Sunday, Feb. 15, 1998 | 9:23 a.m.
Elton John did his best to give a crowd-pleasing performance, but it sure was a hard crowd to pleasure. It took two hours of his nimble fingering and fire-stoking love songs before the Saturday night Eltonites were finally satisfied.
John, who played to a sold-out Valentine's Day crowd at the MGM Grand Arena obliged his audience with an evening heavy with romance - if not passion.
He played his hit "Can You Feel the Love Tonight" from Disney's "Lion King," while animated lions frolicked on the large screens above and couples snuggled below. He sang "The One." The couples swayed. He lamented, "Sorry Seems To Be the Hardest Word." They clung. He sampled one off the new album, called "Something About the Way You Look Tonight." They cooed.
But it wasn't until John arrived at the 22nd song of the night, "Bennie and the Jets," that his admirers were finally roused to their feet, emitting communal shrieks of joy which echoed throughout the arena.
Kicking back the piano bench, dropping to his knees, and then to the floor, John's extended hand never stopped diddling the ivories of his black Yamaha, to the crowd's delight.
Finally, at the end of the number, he threw himself backwards with a flourish onto the top of the piano like an Olympic high-vault jumper - and lay there exhausted.
It was a rare moment in a night of pure exhibitionism by John, 50, who is on the second leg of his national tour celebrating his 30-year association with songwriter Bernie Taupin and publicizing his latest album, "The Big Picture."
Wearing unspectacular spectacles and a light-colored suit (with only a glimpse of a pink rhinestone collared shirt peeking from beneath), John's performance at times was as uncharacteristically subdued as his wardrobe.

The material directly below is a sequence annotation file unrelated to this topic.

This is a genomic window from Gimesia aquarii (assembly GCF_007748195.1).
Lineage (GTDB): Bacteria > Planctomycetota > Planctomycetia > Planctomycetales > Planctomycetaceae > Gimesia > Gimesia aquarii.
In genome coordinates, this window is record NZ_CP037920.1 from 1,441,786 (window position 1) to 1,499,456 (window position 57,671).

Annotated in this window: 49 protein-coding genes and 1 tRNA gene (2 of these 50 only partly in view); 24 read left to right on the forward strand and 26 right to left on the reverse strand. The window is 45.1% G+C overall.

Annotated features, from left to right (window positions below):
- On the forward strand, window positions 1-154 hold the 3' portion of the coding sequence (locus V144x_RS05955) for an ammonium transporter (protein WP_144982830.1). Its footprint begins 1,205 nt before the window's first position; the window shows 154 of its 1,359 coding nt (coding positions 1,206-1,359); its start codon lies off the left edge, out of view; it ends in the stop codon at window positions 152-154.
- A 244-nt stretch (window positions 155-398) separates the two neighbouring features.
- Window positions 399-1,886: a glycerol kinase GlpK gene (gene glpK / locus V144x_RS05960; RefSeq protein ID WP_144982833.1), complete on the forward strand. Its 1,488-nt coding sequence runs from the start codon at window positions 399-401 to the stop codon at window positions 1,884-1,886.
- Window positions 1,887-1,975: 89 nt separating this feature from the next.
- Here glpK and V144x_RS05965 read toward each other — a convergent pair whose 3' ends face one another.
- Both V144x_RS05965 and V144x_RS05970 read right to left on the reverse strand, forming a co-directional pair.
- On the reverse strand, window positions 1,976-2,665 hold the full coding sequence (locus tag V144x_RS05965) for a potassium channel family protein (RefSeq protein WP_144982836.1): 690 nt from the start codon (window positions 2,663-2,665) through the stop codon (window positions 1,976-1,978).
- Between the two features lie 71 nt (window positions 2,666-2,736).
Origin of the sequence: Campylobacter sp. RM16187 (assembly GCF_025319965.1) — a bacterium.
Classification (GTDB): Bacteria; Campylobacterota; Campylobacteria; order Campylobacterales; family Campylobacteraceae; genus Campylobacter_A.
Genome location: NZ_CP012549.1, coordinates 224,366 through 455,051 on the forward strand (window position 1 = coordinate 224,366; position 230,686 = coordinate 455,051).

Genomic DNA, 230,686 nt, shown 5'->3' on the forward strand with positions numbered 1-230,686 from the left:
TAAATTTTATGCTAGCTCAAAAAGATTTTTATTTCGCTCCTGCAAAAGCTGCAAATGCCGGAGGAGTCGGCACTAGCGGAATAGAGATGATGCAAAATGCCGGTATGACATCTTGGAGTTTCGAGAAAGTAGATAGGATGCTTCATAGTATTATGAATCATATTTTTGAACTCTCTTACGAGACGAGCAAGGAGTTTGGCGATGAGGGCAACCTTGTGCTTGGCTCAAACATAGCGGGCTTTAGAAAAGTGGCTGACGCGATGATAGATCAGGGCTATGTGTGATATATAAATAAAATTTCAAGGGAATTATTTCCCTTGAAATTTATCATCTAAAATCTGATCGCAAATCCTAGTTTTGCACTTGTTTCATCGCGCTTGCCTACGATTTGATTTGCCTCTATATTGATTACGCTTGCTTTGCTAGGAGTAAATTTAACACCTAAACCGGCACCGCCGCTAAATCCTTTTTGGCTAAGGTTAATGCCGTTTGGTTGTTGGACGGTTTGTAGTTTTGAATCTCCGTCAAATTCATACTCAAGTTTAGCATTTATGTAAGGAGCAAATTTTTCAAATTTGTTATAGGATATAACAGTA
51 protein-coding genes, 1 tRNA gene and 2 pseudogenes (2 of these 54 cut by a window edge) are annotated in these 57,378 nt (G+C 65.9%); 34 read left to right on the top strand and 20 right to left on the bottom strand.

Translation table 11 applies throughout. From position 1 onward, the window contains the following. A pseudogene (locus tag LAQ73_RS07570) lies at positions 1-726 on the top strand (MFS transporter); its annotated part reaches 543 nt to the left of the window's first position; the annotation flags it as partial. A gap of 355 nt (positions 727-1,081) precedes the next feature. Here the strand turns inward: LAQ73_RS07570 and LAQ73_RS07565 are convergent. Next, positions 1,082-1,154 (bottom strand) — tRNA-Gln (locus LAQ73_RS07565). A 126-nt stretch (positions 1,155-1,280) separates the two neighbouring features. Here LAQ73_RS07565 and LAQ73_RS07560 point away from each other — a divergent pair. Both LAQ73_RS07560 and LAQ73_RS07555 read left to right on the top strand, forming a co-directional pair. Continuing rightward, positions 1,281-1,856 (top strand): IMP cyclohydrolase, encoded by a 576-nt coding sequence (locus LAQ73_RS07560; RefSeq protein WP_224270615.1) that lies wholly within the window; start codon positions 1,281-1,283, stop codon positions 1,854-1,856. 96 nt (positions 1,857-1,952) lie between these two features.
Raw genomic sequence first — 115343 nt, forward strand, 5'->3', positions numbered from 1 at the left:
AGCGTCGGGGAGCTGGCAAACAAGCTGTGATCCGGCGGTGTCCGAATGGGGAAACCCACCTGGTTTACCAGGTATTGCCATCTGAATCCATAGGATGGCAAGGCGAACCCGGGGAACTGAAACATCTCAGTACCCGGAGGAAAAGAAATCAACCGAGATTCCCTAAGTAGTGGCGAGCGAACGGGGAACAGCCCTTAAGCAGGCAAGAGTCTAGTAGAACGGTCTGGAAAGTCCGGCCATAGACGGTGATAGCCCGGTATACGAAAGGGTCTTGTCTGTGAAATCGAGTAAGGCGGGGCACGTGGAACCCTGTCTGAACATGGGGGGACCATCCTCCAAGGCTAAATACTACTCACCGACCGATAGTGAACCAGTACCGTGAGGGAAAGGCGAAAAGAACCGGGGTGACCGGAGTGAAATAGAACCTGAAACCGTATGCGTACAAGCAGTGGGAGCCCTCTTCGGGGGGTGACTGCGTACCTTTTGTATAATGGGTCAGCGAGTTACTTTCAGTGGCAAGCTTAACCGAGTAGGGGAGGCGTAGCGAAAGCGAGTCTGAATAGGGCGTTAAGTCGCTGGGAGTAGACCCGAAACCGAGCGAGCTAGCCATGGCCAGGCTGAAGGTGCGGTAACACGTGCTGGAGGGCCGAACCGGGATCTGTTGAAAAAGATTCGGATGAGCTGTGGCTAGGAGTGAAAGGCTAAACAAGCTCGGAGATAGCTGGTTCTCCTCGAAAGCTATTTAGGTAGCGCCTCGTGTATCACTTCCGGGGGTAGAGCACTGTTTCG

Despite giving a full two-and-a-half hour concert fulfilling his audience's every need - reliving tunes from his endless play list, such as "Tiny Dancer," "Daniel," "Goodbye Yellow Brick Road," and "Honky Cat" - at times, the legendary performer seemed a bit perfunctory, not straining his voice beyond a low range, perhaps in an effort to preserve his voice for his VIP private concert the following evening.
And as expected, John did not perform any version of "Candle in the Wind," his anthem to Marilyn Monroe which, of course, was famously updated this year to "Goodbye England's Rose," John's dirge for Princess Diana and the best-selling single of all time.
The only real moment of poignancy was when John took it down a notch to "do some more reflective songs," and sang a powerful rendition of "The Last Song," which he dedicated to all "men, women and children with AIDS" - a long-time cause John has championed with his own foundation.
But when he took the mood back up, declaring simply, "Party time" and following "Bennie" with "Saturday Night's Alright For Fighting," an encore of Jerry Lee Lewis' "Great Balls of Fire," "The Bitch is Back" and his standard closer, "Your Song," there was no doubt that his swooning audience had finally been satiated.